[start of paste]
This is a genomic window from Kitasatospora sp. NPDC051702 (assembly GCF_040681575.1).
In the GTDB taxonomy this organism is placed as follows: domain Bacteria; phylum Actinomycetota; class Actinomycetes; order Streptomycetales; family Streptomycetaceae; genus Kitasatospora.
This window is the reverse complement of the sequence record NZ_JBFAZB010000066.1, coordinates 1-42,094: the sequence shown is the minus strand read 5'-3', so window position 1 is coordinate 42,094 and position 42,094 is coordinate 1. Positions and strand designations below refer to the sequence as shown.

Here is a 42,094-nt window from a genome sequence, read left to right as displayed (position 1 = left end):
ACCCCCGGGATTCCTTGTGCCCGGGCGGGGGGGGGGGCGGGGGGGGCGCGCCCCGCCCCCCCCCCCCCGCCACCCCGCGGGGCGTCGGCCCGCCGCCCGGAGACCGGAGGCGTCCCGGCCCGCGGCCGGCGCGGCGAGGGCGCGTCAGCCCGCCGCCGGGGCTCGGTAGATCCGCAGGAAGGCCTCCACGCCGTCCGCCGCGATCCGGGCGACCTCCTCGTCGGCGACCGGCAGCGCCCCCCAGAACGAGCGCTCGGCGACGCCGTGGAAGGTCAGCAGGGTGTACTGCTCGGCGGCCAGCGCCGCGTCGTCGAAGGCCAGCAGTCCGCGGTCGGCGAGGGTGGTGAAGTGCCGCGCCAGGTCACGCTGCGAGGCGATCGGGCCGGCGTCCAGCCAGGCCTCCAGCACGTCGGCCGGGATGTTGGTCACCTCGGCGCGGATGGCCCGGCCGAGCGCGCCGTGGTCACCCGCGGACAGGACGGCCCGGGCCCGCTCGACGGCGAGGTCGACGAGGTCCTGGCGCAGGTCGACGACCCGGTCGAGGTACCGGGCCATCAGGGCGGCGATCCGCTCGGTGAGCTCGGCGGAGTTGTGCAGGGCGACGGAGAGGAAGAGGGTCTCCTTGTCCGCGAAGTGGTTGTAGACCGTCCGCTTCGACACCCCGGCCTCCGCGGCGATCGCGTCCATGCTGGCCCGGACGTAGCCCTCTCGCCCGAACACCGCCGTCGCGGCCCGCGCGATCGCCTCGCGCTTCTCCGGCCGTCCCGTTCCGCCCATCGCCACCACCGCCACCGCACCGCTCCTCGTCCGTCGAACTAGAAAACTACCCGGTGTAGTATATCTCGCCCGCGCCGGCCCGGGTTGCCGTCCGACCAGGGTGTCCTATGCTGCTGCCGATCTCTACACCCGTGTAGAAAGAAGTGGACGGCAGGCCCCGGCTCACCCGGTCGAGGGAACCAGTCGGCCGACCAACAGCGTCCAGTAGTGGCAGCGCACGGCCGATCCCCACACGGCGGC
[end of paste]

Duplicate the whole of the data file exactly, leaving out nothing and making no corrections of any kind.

This is a genomic window from Kitasatospora sp. NPDC051702 (assembly GCF_040681575.1).
In the GTDB taxonomy this organism is placed as follows: domain Bacteria; phylum Actinomycetota; class Actinomycetes; order Streptomycetales; family Streptomycetaceae; genus Kitasatospora.
This window is the reverse complement of the sequence record NZ_JBFAZB010000066.1, coordinates 1-42,094: the sequence shown is the minus strand read 5'-3', so window position 1 is coordinate 42,094 and position 42,094 is coordinate 1. Positions and strand designations below refer to the sequence as shown.

Here is a 42,094-nt window from a genome sequence, read left to right as displayed (position 1 = left end):
ACCCCCGGGATTCCTTGTGCCCGGGCGGGGGGGGGGGCGGGGGGGGCGCGCCCCGCCCCCCCCCCCCCGCCACCCCGCGGGGCGTCGGCCCGCCGCCCGGAGACCGGAGGCGTCCCGGCCCGCGGCCGGCGCGGCGAGGGCGCGTCAGCCCGCCGCCGGGGCTCGGTAGATCCGCAGGAAGGCCTCCACGCCGTCCGCCGCGATCCGGGCGACCTCCTCGTCGGCGACCGGCAGCGCCCCCCAGAACGAGCGCTCGGCGACGCCGTGGAAGGTCAGCAGGGTGTACTGCTCGGCGGCCAGCGCCGCGTCGTCGAAGGCCAGCAGTCCGCGGTCGGCGAGGGTGGTGAAGTGCCGCGCCAGGTCACGCTGCGAGGCGATCGGGCCGGCGTCCAGCCAGGCCTCCAGCACGTCGGCCGGGATGTTGGTCACCTCGGCGCGGATGGCCCGGCCGAGCGCGCCGTGGTCACCCGCGGACAGGACGGCCCGGGCCCGCTCGACGGCGAGGTCGACGAGGTCCTGGCGCAGGTCGACGACCCGGTCGAGGTACCGGGCCATCAGGGCGGCGATCCGCTCGGTGAGCTCGGCGGAGTTGTGCAGGGCGACGGAGAGGAAGAGGGTCTCCTTGTCCGCGAAGTGGTTGTAGACCGTCCGCTTCGACACCCCGGCCTCCGCGGCGATCGCGTCCATGCTGGCCCGGACGTAGCCCTCTCGCCCGAACACCGCCGTCGCGGCCCGCGCGATCGCCTCGCGCTTCTCCGGCCGTCCCGTTCCGCCCATCGCCACCACCGCCACCGCACCGCTCCTCGTCCGTCGAACTAGAAAACTACCCGGTGTAGTATATCTCGCCCGCGCCGGCCCGGGTTGCCGTCCGACCAGGGTGTCCTATGCTGCTGCCGATCTCTACACCCGTGTAGAAAGAAGTGGACGGCAGGCCCCGGCTCACCCGGTCGAGGGAACCAGTCGGCCGACCAACAGCGTCCAGTAGTGGCAGCGCACGGCCGATCCCCACACGGCGGC